Your Book: If you write it wrong, it’s tough to fix.

Photo by Pedro da Silva on Unsplash

So you want to write a book. All you have to do is crack open a new Word doc and just start typing, right? Erm….no. Failure to take time to plan out your book and execute to that plan can make it tough for even the most experienced editor to fix it later.

Here is how you can proceed in a way that will allow your book to unfold in a good way and that also will save you money down the line when you do engage an editor.

  1. Take the time to figure out what the book is about before you start writing, meaning, what the controlling idea is that will provide the spine for the book. For example, in The Tipping Point by Malcolm Gladwell the controlling idea is, “Ideas and products and messages and behaviors spread just like viruses do.” (h/t to my mentor, Shawn Coyne for isolating that. Read his detailed post here.)
  2. The entire book is then governed by the controlling idea. It’s the North Star. It provides a way to gauge not just what content goes into the book but more importantly what needs to be left out of it! Let it guide you.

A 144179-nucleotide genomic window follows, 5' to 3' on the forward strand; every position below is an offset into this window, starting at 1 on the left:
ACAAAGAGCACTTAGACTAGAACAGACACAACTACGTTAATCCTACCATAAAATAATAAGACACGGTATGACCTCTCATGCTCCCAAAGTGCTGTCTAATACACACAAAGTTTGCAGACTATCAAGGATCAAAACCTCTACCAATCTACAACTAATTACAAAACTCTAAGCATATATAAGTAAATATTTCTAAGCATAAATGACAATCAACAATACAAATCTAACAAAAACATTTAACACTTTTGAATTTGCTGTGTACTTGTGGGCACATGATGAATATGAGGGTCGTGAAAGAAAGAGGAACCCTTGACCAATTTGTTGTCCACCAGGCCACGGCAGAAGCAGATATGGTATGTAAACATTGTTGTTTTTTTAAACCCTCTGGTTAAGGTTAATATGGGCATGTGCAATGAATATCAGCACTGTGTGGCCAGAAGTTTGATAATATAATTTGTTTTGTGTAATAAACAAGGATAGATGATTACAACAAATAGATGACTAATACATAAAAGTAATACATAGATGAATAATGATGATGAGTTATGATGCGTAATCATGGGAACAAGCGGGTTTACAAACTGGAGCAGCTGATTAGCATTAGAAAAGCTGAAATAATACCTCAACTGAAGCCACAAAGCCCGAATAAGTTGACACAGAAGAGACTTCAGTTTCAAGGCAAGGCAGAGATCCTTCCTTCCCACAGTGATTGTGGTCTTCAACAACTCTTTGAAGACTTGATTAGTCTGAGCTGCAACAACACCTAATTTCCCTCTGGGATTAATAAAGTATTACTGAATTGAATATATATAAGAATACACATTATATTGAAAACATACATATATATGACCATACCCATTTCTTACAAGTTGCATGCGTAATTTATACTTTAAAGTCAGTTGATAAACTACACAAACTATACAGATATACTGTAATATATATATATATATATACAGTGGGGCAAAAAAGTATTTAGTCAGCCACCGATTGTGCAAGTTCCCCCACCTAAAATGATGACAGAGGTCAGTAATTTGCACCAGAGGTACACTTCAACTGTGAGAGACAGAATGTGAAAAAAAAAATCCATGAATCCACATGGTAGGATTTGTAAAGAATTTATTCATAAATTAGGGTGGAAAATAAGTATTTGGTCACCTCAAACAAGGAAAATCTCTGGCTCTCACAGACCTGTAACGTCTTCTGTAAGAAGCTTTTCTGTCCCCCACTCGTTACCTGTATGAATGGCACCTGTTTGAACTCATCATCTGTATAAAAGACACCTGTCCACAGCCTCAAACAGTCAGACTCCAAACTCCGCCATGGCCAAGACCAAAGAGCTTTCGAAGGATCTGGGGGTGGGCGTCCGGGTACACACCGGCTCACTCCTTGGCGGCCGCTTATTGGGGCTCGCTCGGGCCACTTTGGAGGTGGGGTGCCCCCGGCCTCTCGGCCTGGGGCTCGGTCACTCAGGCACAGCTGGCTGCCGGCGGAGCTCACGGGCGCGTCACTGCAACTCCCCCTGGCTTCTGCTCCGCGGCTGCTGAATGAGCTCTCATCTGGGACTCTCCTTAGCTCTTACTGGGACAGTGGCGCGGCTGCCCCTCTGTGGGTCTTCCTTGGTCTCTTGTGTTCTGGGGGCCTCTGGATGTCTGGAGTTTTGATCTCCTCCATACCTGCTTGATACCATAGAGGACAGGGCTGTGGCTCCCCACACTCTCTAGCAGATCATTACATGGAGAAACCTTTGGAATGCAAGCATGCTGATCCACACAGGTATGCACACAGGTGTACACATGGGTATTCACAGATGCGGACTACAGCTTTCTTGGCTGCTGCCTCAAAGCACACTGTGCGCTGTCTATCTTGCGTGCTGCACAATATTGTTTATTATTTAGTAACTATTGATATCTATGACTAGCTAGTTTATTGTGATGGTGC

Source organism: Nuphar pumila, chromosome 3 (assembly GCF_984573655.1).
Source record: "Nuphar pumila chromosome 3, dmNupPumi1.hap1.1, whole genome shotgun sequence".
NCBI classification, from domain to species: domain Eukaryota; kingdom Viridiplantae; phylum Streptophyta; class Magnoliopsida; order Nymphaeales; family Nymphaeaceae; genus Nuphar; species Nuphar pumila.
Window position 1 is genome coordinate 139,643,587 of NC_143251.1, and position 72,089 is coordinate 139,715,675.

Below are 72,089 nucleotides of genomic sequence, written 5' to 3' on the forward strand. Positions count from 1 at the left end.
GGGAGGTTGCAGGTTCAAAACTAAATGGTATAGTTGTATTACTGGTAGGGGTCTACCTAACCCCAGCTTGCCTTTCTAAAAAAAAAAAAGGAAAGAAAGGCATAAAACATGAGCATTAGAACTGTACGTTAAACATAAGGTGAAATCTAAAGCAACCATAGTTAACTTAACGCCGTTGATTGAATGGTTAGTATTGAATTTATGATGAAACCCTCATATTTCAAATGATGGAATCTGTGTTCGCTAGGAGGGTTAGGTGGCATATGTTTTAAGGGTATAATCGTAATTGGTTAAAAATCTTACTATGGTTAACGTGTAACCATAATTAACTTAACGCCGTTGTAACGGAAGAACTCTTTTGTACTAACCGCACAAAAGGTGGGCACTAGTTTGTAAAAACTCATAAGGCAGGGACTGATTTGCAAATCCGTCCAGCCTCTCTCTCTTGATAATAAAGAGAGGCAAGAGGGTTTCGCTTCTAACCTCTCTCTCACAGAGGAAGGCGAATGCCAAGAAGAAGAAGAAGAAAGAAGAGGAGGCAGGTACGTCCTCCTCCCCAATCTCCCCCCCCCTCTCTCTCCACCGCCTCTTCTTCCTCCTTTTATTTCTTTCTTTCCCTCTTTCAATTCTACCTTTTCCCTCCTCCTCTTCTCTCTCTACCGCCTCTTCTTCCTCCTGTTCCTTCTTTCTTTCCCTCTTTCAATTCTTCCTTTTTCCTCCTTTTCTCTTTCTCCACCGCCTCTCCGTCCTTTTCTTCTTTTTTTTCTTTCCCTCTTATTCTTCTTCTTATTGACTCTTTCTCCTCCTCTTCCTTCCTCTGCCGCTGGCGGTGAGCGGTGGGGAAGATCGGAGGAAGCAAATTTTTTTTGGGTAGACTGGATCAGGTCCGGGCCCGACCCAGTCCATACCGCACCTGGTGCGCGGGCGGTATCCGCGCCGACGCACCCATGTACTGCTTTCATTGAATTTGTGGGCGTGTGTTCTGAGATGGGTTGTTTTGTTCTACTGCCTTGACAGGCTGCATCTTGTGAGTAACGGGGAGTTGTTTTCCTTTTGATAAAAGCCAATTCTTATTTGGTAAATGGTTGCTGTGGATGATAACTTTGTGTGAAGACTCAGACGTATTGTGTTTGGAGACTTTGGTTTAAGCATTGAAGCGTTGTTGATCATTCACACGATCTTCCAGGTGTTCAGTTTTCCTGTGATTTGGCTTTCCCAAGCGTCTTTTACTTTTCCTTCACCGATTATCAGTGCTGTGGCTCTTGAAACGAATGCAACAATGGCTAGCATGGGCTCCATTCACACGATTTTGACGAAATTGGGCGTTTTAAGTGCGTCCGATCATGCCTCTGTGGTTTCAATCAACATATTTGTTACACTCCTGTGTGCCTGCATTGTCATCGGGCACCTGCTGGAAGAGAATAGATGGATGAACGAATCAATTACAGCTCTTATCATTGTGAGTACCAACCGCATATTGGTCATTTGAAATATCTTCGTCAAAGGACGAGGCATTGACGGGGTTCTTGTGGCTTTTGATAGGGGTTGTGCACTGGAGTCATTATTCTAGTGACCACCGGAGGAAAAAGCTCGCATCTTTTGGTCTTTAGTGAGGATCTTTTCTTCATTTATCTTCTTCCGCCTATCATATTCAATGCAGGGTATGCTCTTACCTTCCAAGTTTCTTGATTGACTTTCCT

3. Use the controlling idea to write a one page outline/synopsis of the story you want to tell. Typically there will be three main sections. Think: three-act play.
  4. Explode that outline/synopsis into a working table of contents composed of buckets of information you think people need to grok your controlling idea.
  5. You’ve got your North Star, synopsis, and table of contents in place—congratulations! Now it’s time to begin filling up those buckets in the table of contents with words.

If you work consistently, you’ll get your draft done yet this year and you’ll have the great problem of finding an editor you like to help you polish it up and get it to the next level. So, open your calendar, block out the time, and get started!

“Until one is committed, there is hesitancy, the chance to draw back– Concerning all acts of initiative (and creation), there is one elementary truth that ignorance of which kills countless ideas and splendid plans: that the moment one definitely commits oneself, then Providence moves too. All sorts of things occur to help one that would never otherwise have occurred. A whole stream of events issues from the decision, raising in one’s favor all manner of unforeseen incidents and meetings and material assistance, which no man could have dreamed would have come his way. Whatever you can do, or dream you can do, begin it. Boldness has genius, power, and magic in it. Begin it now.”

Here is info about the origin of this quote from the Goethe society for my fellow nerds. See you later.

This post was first published on my LinkedIn profile on Aug. 6, 2018.